During the short, two-day strike against General Motors, the International Brotherhood of Teamsters (IBT) and the 10,000 automotive transport workers it represents who move components into General Motors (GM) plants and finished vehicles from production said they would honor the UAW picket lines. The Teamsters said most contracts include "sympathy language" that precludes union drivers losing their jobs if they choose not to cross picket lines of other striking unions.
Rails were little affected by the interruption in automotive volumes, according to Morgan Stanley Research North America. The group's automotive analyst, Jonathan Steinmetz, suggested even if the strike had lasted for weeks, it would have little impact on railroads' third-quarter earnings because automakers allowed inventories to build in anticipation of a strike. That, he continued, could explain some of the strength in recent automotive industry volumes handled by the railroads.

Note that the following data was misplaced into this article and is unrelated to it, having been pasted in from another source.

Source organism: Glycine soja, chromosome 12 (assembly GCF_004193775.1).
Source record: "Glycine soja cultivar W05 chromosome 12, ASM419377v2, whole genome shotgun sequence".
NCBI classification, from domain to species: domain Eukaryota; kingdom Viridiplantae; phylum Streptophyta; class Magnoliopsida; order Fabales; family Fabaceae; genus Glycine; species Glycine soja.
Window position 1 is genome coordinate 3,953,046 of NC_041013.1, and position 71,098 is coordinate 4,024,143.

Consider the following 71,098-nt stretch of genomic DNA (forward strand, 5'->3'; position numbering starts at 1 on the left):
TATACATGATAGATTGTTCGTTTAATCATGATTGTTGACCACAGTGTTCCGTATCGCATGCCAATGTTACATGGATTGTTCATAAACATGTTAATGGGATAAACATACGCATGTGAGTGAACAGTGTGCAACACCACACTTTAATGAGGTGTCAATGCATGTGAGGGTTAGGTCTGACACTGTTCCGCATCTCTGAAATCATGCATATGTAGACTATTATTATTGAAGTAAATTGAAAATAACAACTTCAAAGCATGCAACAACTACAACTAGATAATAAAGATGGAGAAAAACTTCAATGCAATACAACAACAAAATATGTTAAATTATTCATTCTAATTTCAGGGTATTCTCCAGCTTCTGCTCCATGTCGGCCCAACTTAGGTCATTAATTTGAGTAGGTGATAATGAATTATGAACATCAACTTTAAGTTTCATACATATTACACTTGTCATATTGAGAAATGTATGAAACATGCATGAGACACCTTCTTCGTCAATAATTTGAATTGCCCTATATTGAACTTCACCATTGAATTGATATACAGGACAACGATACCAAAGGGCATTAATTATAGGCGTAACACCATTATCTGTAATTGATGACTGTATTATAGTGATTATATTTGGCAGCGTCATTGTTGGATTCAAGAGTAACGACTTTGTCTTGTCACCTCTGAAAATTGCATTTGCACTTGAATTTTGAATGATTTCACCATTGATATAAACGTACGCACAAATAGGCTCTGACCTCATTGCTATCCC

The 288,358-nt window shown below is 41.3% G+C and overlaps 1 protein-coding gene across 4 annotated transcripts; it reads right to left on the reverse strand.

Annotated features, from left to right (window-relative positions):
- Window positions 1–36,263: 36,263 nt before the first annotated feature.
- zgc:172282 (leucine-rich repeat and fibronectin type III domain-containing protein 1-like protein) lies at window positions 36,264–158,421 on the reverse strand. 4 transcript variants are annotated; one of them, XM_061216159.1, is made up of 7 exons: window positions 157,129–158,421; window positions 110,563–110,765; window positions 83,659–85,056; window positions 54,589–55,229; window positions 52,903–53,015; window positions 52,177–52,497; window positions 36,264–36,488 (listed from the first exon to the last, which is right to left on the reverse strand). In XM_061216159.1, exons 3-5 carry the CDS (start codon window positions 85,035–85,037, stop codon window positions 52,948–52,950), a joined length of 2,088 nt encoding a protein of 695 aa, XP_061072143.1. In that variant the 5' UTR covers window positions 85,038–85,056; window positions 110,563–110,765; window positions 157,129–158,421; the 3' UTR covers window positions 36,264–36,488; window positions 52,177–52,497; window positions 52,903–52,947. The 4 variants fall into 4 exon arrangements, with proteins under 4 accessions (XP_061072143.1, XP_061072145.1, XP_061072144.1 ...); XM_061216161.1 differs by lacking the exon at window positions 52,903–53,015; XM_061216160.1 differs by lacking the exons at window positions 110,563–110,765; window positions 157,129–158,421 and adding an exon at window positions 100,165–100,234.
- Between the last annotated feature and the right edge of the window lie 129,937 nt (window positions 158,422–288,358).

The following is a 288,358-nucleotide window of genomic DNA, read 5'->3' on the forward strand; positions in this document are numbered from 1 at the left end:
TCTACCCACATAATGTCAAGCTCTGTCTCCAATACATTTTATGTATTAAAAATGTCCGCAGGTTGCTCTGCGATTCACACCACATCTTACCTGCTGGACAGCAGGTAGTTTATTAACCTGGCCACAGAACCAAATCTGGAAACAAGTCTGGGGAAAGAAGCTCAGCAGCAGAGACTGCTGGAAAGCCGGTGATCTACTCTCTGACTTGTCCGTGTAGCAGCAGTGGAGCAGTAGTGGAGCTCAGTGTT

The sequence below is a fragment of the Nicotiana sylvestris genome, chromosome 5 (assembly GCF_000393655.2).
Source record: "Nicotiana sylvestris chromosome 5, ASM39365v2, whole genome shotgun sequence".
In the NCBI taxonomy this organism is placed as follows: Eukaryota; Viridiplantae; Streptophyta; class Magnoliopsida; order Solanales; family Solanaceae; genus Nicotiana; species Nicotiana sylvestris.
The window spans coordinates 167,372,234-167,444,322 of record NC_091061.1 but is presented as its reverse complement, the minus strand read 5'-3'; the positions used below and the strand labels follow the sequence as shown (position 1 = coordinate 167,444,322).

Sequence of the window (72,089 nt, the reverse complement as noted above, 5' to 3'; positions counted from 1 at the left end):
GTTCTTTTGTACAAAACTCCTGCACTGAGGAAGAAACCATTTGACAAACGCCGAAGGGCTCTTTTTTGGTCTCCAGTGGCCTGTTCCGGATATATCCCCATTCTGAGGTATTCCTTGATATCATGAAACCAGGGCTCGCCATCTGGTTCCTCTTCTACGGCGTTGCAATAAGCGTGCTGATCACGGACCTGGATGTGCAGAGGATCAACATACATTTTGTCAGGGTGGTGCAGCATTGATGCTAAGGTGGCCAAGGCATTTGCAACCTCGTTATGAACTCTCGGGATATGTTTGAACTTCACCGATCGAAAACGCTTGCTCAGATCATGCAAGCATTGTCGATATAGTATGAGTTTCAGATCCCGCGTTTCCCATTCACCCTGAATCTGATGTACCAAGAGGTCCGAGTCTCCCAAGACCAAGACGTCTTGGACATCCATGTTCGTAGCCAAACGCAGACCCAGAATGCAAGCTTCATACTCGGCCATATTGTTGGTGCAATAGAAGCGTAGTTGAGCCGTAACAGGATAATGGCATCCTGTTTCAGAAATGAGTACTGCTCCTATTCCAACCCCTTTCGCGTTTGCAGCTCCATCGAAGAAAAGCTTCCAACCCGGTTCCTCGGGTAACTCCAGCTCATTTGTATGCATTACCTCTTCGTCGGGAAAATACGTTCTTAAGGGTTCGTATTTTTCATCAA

Working through an analysis of automotive volumes by railroad and estimating the impact of GM volumes, a Morgan Stanley report estimates the greatest revenue exposure for any of the major railroads is just 3%. Burlington Northern-Santa Fe has no exposure on GM traffic, according to Morgan Stanley. Both Canadian National and Norfolk Southern have a 2.1% revenue exposure, CSX has a 2.6% exposure, and Union Pacific tops the list with an estimated 3% revenue exposure.
"Though the United Auto Workers (UAW) strike will only directly impact US labor, part shortages will cause plant closures in Canada and possibly even Mexico," says the Morgan Stanley analyst. GM imports, though small, should be unaffected, the report continued.